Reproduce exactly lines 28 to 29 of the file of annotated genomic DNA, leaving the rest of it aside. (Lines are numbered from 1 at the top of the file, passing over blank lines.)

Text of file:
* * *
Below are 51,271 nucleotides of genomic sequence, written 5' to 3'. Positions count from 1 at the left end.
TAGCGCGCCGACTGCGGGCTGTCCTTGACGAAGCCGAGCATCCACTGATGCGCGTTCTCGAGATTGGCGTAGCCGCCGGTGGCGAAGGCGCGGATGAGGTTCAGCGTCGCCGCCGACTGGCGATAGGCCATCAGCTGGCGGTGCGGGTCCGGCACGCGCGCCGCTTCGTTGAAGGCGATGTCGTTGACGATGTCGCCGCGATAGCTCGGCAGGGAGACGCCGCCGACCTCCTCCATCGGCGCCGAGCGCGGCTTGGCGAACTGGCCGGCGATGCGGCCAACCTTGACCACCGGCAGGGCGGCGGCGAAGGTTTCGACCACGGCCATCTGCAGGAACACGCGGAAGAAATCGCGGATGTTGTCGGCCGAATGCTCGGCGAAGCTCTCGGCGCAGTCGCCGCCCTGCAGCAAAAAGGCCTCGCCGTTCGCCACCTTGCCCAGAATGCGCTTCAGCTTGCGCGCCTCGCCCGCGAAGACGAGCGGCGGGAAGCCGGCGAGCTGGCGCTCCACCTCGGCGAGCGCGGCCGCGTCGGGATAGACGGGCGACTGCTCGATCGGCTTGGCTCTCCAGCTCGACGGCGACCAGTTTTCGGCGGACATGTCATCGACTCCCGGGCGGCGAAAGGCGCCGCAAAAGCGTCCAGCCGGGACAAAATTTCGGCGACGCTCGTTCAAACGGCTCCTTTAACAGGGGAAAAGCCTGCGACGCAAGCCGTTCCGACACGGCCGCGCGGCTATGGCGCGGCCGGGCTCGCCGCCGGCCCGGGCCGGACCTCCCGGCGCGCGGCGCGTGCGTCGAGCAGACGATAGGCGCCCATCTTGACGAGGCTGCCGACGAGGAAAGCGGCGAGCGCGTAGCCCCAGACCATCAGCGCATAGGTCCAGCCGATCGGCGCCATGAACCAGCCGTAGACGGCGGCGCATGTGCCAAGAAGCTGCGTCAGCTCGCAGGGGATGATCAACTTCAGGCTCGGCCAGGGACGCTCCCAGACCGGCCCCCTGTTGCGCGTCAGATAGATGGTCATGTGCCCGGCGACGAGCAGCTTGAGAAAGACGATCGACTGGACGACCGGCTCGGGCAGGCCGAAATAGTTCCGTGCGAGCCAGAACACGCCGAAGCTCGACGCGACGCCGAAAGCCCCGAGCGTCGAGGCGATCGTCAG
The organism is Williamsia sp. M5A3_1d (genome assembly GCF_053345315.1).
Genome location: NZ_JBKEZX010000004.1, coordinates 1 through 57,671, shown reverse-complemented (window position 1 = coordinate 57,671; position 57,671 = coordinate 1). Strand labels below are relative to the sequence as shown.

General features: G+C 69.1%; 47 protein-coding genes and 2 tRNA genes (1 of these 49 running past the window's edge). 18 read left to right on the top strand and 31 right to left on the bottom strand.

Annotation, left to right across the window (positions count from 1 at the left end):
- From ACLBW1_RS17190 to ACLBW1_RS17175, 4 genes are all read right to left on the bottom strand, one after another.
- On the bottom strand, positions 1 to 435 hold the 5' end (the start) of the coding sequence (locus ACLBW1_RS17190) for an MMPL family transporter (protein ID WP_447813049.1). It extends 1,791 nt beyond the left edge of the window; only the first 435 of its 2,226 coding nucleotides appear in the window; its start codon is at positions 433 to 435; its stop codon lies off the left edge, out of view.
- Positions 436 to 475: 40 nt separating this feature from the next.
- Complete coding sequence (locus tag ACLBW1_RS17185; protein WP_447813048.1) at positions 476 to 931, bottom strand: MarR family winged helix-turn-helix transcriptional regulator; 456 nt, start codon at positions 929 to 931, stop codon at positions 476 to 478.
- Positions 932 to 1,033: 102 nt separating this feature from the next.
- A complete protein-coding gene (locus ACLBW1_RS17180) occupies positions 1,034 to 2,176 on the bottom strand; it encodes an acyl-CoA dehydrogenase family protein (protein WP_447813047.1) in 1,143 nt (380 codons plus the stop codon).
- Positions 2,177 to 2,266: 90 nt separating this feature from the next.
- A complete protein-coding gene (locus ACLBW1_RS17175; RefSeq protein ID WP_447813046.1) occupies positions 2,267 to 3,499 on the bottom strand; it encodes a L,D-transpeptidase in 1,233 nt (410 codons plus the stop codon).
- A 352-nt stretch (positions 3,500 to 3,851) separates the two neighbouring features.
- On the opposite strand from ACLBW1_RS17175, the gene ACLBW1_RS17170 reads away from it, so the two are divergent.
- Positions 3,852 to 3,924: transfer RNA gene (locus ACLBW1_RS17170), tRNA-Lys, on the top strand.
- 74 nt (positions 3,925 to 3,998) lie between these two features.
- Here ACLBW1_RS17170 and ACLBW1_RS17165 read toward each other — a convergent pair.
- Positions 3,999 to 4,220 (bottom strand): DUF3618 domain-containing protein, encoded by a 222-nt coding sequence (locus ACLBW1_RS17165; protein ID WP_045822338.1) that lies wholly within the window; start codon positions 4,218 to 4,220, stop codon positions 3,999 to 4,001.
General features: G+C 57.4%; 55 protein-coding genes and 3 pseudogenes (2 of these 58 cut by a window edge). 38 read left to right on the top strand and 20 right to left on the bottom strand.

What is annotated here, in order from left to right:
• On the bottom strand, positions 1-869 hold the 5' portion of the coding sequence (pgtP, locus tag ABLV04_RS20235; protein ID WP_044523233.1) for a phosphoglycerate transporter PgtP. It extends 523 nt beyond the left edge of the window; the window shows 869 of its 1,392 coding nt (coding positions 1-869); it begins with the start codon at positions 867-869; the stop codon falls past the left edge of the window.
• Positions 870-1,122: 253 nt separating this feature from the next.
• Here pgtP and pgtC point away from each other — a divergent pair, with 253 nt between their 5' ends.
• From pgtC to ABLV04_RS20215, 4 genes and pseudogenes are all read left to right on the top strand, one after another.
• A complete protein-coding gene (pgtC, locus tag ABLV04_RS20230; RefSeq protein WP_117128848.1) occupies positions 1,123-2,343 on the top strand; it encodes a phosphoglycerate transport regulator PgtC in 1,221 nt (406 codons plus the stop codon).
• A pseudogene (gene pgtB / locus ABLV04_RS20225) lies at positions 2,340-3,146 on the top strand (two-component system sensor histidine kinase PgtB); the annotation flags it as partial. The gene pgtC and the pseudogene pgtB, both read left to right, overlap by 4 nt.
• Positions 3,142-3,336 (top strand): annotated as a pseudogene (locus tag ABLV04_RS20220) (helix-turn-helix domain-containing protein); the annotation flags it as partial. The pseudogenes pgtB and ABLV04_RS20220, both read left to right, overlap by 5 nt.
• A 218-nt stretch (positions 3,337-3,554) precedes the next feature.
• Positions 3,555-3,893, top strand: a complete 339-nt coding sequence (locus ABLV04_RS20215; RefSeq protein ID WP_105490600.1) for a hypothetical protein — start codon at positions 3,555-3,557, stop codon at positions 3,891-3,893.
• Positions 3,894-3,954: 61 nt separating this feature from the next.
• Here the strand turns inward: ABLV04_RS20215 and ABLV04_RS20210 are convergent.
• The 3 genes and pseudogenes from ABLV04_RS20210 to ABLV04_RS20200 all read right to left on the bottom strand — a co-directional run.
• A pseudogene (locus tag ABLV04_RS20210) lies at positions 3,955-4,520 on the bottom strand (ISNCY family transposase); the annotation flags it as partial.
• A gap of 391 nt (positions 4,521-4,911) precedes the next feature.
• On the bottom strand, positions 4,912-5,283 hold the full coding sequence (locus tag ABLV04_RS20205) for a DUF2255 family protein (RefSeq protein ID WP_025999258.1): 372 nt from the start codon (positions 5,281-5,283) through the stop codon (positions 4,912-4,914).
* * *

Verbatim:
• A pseudogene (gene pgtB / locus ABLV04_RS20225) lies at positions 2,340-3,146 on the top strand (two-component system sensor histidine kinase PgtB); the annotation flags it as partial. The gene pgtC and the pseudogene pgtB, both read left to right, overlap by 4 nt.
• Positions 3,142-3,336 (top strand): annotated as a pseudogene (locus tag ABLV04_RS20220) (helix-turn-helix domain-containing protein); the annotation flags it as partial. The pseudogenes pgtB and ABLV04_RS20220, both read left to right, overlap by 5 nt.